Politicians increasingly turning to God at party conference

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An analysis of the speeches given by party leaders at their annual conferences has revealed a marked increase in religious language since 2001.

Between 1998 and 2007, Prime Minister Gordon Brown used religious references most on average, with just one speech, according to a report from church-backed theology think tank Theos.

At the 2007 conference, when he famously referred to “the sermons my father preached Sunday after Sunday,” Mr Brown made 14 religious references in his first speech as party leader, compared with Tony Blair’s average of 9.3 and David Cameron’s 8.3.

Brown, Blair, Cameron and Iain Duncan-Smith seemed more comfortable with references to God with more than eight references per speech,

William Hague, Ming Campbell, Charles Kennedy, Michael Howard and Paddy Ashdown each made fewer than five per speech.

“In contrast to a comparative analysis of US presidential speeches, the use of religious rhetoric by UK political leaders is notably more subtle and indirect,” reports Theos.

“In the UK, leaders often talk about faith but ‘God’ is referred to directly only 7 times in the 30 speeches analysed. In comparison, George W. Bush invoked God in 94% of presidential addresses through the first six years of his presidency.”

Commenting on the findings of the research, the Director of Theos, Paul Woolley, said:

“The increase in references to religious faith reflects an increased awareness of, and interest in, religious groups in our society.

“Faith groups represent a growing constituency in society and are often at the forefront of community activism. They are frequently the first in and last out in some of our most deprived communities.

“In some respects, politicians cannot afford not to do God.

“Talking God is not the same as ‘doing God’.

“It is entirely right that politicians should draw on religion to shape and inspire their rhetoric, but that is no substitute for what the Christian tradition sees as good leadership – governing with justice and mercy.”

There is a spike in 2001, reports Theos, when each of the speeches was delivered within a few weeks of the 9/11 attacks.

In 2001, the three leaders between them made over 50 religious references, Blair making 32 compared with Duncan-Smith’s 16, and Charles Kennedy’s five.

Prior to 2001 (i.e. 1998-2000) there are, on average, 11 references and allusions made in party conference speeches per year, whereas after 2001 there are more than 16.5.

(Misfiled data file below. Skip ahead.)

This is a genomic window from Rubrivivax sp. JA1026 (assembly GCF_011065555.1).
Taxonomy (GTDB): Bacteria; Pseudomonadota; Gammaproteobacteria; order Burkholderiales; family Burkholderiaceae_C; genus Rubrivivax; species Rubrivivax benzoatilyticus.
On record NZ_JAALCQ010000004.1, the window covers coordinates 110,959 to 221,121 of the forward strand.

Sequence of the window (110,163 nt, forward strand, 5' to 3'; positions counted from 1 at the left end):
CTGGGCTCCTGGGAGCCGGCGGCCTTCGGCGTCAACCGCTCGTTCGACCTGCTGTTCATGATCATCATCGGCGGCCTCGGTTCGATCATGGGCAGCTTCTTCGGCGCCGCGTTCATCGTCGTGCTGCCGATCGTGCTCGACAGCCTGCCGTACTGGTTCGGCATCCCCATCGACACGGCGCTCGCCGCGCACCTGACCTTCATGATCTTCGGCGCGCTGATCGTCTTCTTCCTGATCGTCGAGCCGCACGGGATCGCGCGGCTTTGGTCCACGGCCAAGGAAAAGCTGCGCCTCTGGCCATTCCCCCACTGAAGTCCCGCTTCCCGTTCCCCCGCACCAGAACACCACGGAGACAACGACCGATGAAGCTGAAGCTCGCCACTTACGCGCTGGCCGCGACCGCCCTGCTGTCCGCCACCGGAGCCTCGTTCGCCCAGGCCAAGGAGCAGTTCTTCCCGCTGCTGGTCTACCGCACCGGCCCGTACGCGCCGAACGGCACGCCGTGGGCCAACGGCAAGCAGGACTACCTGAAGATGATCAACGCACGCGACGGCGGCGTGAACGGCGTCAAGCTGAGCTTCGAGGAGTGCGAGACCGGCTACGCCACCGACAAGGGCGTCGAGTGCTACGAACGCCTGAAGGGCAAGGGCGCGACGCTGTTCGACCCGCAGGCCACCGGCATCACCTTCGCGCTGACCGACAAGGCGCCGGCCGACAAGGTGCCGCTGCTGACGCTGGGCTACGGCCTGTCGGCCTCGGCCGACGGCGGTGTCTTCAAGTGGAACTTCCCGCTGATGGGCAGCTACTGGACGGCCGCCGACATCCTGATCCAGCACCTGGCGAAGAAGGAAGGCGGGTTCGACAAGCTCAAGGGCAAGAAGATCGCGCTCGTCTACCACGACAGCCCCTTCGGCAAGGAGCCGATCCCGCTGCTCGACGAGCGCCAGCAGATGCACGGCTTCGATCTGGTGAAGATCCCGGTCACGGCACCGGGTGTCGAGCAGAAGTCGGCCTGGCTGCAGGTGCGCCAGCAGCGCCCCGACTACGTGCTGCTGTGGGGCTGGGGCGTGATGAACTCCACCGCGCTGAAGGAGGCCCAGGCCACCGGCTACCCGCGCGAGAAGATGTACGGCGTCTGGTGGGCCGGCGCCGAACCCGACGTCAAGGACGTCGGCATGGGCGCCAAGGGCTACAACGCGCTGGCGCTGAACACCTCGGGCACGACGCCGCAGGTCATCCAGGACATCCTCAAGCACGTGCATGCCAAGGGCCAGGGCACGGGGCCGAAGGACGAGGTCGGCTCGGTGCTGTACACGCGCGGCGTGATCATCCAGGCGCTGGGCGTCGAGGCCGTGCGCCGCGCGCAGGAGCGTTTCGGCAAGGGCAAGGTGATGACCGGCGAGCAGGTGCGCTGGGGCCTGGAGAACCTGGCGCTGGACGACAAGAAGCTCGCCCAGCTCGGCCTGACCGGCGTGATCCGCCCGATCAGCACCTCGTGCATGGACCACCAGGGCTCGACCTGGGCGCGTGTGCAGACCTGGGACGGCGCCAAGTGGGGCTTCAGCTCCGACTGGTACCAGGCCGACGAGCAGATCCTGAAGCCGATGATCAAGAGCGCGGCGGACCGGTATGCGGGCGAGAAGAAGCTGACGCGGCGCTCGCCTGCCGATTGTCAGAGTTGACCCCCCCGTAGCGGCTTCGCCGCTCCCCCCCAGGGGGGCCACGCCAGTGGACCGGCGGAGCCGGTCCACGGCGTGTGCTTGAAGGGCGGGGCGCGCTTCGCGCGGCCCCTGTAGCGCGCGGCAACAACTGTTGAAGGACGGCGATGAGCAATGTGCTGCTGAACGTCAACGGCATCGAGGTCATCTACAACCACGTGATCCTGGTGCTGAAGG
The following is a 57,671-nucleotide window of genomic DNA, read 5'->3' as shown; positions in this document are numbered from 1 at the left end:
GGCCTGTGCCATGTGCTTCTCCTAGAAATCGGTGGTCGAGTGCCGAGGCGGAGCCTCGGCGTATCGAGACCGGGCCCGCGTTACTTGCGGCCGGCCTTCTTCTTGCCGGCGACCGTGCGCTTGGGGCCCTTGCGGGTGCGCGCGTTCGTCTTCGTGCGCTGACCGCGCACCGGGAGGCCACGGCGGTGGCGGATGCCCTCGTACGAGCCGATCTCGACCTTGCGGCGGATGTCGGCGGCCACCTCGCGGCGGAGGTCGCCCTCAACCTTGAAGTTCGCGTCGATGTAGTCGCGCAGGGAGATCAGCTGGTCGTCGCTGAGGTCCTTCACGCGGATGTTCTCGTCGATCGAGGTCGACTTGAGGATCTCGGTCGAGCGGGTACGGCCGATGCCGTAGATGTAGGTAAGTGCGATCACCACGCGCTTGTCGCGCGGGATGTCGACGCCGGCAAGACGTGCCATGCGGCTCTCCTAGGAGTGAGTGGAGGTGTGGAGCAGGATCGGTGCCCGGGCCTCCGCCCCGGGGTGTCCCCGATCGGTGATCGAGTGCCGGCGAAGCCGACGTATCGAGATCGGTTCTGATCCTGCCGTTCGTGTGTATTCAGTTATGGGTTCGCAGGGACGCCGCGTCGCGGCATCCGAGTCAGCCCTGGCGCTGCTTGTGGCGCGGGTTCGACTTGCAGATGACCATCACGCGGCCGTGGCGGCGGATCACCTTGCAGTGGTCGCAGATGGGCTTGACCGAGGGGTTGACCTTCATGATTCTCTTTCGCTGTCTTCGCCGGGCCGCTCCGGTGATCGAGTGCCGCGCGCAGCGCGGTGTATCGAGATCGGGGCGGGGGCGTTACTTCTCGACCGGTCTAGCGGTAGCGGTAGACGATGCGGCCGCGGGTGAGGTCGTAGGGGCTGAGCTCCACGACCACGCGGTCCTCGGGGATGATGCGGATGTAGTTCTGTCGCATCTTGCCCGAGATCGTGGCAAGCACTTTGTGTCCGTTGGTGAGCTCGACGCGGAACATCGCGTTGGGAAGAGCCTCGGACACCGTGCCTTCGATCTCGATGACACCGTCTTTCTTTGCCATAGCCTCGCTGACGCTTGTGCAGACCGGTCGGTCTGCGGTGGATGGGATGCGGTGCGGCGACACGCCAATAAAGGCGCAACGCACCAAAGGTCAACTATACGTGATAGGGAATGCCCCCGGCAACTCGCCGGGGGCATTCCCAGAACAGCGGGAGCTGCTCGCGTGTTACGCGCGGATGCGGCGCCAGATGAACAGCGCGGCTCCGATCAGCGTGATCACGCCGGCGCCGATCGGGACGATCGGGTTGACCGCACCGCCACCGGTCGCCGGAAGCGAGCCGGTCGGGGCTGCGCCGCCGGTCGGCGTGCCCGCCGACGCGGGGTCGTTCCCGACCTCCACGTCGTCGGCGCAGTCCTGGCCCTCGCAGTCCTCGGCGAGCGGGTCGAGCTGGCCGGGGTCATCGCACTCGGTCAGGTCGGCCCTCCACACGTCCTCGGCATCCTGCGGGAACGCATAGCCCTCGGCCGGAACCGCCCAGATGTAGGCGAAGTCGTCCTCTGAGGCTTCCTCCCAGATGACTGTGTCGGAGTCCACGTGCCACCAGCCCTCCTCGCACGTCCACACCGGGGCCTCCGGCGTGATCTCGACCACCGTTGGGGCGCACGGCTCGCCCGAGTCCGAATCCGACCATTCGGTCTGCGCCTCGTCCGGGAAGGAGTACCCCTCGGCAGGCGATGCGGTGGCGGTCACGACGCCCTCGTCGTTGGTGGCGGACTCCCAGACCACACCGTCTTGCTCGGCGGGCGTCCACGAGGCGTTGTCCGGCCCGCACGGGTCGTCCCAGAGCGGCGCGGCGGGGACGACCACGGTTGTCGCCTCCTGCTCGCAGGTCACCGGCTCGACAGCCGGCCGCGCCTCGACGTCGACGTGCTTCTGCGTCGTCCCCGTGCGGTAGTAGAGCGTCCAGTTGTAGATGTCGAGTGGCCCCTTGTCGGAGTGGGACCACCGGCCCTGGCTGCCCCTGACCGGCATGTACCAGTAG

The report should please Roman Catholic leaders, who have accused both Tony Blair and Gordon Brown of ignoring religious opinion.

In November 2007 Cardinal Murphy-O’Connor criticised the Human Fertilisation and Embryology Bill , saying that it is “profoundly wrong” to allow lesbian couples to conceive children.

Earlier that year he became the first Catholic leader in nearly 200 years to question whether the policy of the government is at odds with practising the Roman faith.

He accused the British government of creating, “a different version of our democracy, one in which diversity and equality are held to be at odds with religion.”

In a lecture in London, the Cardinal said that Roman Catholics and other Christians and faith groups were going to demand their rights to continue to discriminate against gay couples when providing adoption services.

Scots bishops went further in directly attacking the Labour leadership over its support for the Human Fertilisation and Embryology Bill.

Bishop Jim Devine’s attacked as the Glasgow East constituency was in the middle of a by-election that Labour lost.

“Christian people have not changed. It is Labour that has broken its pack with Christian voters,” he wrote in a letter to all MPs representing Scottish constituencies.

“What are we to do when our religion is attacked and our conscience outraged?

“When one considers the self-inflicted injuries this Labour Government has visited upon itself, one could be forgiven for thinking it had some kind of death wish.”

Tony Blair converted to Catholicism months after leaving office last year.

Mr Blair’s relationship with the gay community was seriously damaged following his appointment of the devoutly Catholic Ruth Kelly to the post of Minister for Equality in 2006. Ms Kelly, a member of Opus Dei had never voted in favour of gay rights despite her role holding responsibility for LGBT issues.

When Mr Blair was tempted to side with Ms Kelly and Roman Catholic adoption agencies over an exemption to the sexual orientation regulations, Peter Hain and Alan Johnson threatened to quit the cabinet.

The conversion comes after years of speculation that Mr Blair, whose wife Cherie and four children are Catholic, would convert from Anglicanism after he left office.

One of his final acts as prime minister was to visit Pope Benedict in June – his third Vatican trip in four years.